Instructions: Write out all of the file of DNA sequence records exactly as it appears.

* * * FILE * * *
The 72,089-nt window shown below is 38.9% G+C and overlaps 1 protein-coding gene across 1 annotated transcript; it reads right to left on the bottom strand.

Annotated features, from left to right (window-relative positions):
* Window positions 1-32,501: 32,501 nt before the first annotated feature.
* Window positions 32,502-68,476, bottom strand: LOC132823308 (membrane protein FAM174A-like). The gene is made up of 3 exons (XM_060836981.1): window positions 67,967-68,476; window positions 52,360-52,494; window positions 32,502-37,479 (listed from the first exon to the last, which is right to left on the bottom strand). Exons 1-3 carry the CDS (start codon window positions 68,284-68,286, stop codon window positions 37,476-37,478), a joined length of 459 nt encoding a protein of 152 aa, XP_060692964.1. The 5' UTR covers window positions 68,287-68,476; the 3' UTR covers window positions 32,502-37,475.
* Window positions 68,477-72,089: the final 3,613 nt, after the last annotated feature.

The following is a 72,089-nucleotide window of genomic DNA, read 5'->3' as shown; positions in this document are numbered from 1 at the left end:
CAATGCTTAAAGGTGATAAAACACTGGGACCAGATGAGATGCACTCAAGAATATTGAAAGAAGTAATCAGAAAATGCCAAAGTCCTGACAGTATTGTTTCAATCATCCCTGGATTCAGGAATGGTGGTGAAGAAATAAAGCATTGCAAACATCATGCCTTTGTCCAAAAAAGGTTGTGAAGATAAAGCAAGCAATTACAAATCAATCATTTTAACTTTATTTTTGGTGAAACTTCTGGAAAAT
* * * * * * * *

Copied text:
The 72,089-nt window shown below is 38.9% G+C and overlaps 1 protein-coding gene across 1 annotated transcript; it reads right to left on the bottom strand.

Annotated features, from left to right (window-relative positions):
* Window positions 1-32,501: 32,501 nt before the first annotated feature.
* Window positions 32,502-68,476, bottom strand: LOC132823308 (membrane protein FAM174A-like). The gene is made up of 3 exons (XM_060836981.1): window positions 67,967-68,476; window positions 52,360-52,494; window positions 32,502-37,479 (listed from the first exon to the last, which is right to left on the bottom strand). Exons 1-3 carry the CDS (start codon window positions 68,284-68,286, stop codon window positions 37,476-37,478), a joined length of 459 nt encoding a protein of 152 aa, XP_060692964.1. The 5' UTR covers window positions 68,287-68,476; the 3' UTR covers window positions 32,502-37,475.
* Window positions 68,477-72,089: the final 3,613 nt, after the last annotated feature.

The following is a 72,089-nucleotide window of genomic DNA, read 5'->3' as shown; positions in this document are numbered from 1 at the left end:
CAATGCTTAAAGGTGATAAAACACTGGGACCAGATGAGATGCACTCAAGAATATTGAAAGAAGTAATCAGAAAATGCCAAAGTCCTGACAGTATTGTTTCAATCATCCCTGGATTCAGGAATGGTGGTGAAGAAATAAAGCATTGCAAACATCATGCCTTTGTCCAAAAAAGGTTGTGAAGATAAAGCAAGCAATTACAAATCAATCATTTTAACTTTATTTTTGGTGAAACTTCTGGAAAAT